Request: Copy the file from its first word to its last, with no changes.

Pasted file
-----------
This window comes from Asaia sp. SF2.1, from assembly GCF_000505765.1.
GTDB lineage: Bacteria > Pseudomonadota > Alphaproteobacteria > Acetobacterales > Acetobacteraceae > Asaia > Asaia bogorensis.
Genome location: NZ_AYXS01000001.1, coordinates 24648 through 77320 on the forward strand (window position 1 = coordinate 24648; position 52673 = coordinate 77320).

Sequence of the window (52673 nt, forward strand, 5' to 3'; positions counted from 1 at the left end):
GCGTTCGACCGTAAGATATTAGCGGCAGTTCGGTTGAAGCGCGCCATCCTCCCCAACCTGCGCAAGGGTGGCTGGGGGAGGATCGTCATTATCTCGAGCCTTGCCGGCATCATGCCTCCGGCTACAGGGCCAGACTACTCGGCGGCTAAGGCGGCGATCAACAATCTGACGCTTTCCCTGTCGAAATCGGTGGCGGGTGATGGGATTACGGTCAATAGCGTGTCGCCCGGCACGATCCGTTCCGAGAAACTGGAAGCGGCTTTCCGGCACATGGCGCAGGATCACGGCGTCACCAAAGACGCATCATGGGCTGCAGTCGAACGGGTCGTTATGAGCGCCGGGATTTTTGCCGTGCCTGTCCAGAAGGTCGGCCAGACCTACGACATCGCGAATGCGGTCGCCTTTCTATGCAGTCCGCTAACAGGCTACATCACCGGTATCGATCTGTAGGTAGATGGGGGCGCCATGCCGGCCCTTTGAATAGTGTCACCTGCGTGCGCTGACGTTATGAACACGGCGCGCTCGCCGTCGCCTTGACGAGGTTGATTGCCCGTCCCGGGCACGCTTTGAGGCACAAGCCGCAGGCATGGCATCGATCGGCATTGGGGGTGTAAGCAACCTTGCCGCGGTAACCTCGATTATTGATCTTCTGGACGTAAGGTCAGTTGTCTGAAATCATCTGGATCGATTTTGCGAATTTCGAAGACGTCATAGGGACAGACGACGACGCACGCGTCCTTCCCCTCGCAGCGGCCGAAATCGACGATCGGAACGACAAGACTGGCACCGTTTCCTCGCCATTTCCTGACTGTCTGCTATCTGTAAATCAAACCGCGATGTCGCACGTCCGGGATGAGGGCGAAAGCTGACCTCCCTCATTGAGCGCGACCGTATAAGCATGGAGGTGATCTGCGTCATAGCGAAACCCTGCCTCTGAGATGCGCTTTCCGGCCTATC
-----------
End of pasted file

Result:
This window comes from Asaia sp. SF2.1, from assembly GCF_000505765.1.
GTDB lineage: Bacteria > Pseudomonadota > Alphaproteobacteria > Acetobacterales > Acetobacteraceae > Asaia > Asaia bogorensis.
Genome location: NZ_AYXS01000001.1, coordinates 24648 through 77320 on the forward strand (window position 1 = coordinate 24648; position 52673 = coordinate 77320).

Sequence of the window (52673 nt, forward strand, 5' to 3'; positions counted from 1 at the left end):
GCGTTCGACCGTAAGATATTAGCGGCAGTTCGGTTGAAGCGCGCCATCCTCCCCAACCTGCGCAAGGGTGGCTGGGGGAGGATCGTCATTATCTCGAGCCTTGCCGGCATCATGCCTCCGGCTACAGGGCCAGACTACTCGGCGGCTAAGGCGGCGATCAACAATCTGACGCTTTCCCTGTCGAAATCGGTGGCGGGTGATGGGATTACGGTCAATAGCGTGTCGCCCGGCACGATCCGTTCCGAGAAACTGGAAGCGGCTTTCCGGCACATGGCGCAGGATCACGGCGTCACCAAAGACGCATCATGGGCTGCAGTCGAACGGGTCGTTATGAGCGCCGGGATTTTTGCCGTGCCTGTCCAGAAGGTCGGCCAGACCTACGACATCGCGAATGCGGTCGCCTTTCTATGCAGTCCGCTAACAGGCTACATCACCGGTATCGATCTGTAGGTAGATGGGGGCGCCATGCCGGCCCTTTGAATAGTGTCACCTGCGTGCGCTGACGTTATGAACACGGCGCGCTCGCCGTCGCCTTGACGAGGTTGATTGCCCGTCCCGGGCACGCTTTGAGGCACAAGCCGCAGGCATGGCATCGATCGGCATTGGGGGTGTAAGCAACCTTGCCGCGGTAACCTCGATTATTGATCTTCTGGACGTAAGGTCAGTTGTCTGAAATCATCTGGATCGATTTTGCGAATTTCGAAGACGTCATAGGGACAGACGACGACGCACGCGTCCTTCCCCTCGCAGCGGCCGAAATCGACGATCGGAACGACAAGACTGGCACCGTTTCCTCGCCATTTCCTGACTGTCTGCTATCTGTAAATCAAACCGCGATGTCGCACGTCCGGGATGAGGGCGAAAGCTGACCTCCCTCATTGAGCGCGACCGTATAAGCATGGAGGTGATCTGCGTCATAGCGAAACCCTGCCTCTGAGATGCGCTTTCCGGCCTATC